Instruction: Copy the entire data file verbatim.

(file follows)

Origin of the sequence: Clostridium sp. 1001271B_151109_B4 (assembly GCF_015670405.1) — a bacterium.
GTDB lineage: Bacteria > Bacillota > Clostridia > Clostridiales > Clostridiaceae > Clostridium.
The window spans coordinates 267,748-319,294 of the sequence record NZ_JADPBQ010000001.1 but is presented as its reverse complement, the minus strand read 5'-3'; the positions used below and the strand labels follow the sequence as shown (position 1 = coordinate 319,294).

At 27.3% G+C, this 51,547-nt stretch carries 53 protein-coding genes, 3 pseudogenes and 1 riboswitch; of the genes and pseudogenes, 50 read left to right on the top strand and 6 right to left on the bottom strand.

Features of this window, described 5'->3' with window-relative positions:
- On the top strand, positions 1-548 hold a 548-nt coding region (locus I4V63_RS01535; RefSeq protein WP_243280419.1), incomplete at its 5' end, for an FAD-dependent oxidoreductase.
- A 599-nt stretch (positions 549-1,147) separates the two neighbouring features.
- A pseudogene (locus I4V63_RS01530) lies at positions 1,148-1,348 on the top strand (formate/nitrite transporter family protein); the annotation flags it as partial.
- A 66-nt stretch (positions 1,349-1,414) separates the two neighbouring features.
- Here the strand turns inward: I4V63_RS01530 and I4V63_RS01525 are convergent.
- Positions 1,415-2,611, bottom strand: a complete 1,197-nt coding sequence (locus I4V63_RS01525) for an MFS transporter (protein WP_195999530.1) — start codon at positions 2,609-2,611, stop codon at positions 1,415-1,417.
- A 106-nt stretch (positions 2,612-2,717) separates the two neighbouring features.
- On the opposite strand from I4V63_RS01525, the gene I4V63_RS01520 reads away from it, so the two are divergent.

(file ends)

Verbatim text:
Origin of the sequence: Clostridium sp. 1001271B_151109_B4 (assembly GCF_015670405.1) — a bacterium.
GTDB lineage: Bacteria > Bacillota > Clostridia > Clostridiales > Clostridiaceae > Clostridium.
The window spans coordinates 267,748-319,294 of the sequence record NZ_JADPBQ010000001.1 but is presented as its reverse complement, the minus strand read 5'-3'; the positions used below and the strand labels follow the sequence as shown (position 1 = coordinate 319,294).

At 27.3% G+C, this 51,547-nt stretch carries 53 protein-coding genes, 3 pseudogenes and 1 riboswitch; of the genes and pseudogenes, 50 read left to right on the top strand and 6 right to left on the bottom strand.

Features of this window, described 5'->3' with window-relative positions:
- On the top strand, positions 1-548 hold a 548-nt coding region (locus I4V63_RS01535; RefSeq protein WP_243280419.1), incomplete at its 5' end, for an FAD-dependent oxidoreductase.
- A 599-nt stretch (positions 549-1,147) separates the two neighbouring features.
- A pseudogene (locus I4V63_RS01530) lies at positions 1,148-1,348 on the top strand (formate/nitrite transporter family protein); the annotation flags it as partial.
- A 66-nt stretch (positions 1,349-1,414) separates the two neighbouring features.
- Here the strand turns inward: I4V63_RS01530 and I4V63_RS01525 are convergent.
- Positions 1,415-2,611, bottom strand: a complete 1,197-nt coding sequence (locus I4V63_RS01525) for an MFS transporter (protein WP_195999530.1) — start codon at positions 2,609-2,611, stop codon at positions 1,415-1,417.
- A 106-nt stretch (positions 2,612-2,717) separates the two neighbouring features.
- On the opposite strand from I4V63_RS01525, the gene I4V63_RS01520 reads away from it, so the two are divergent.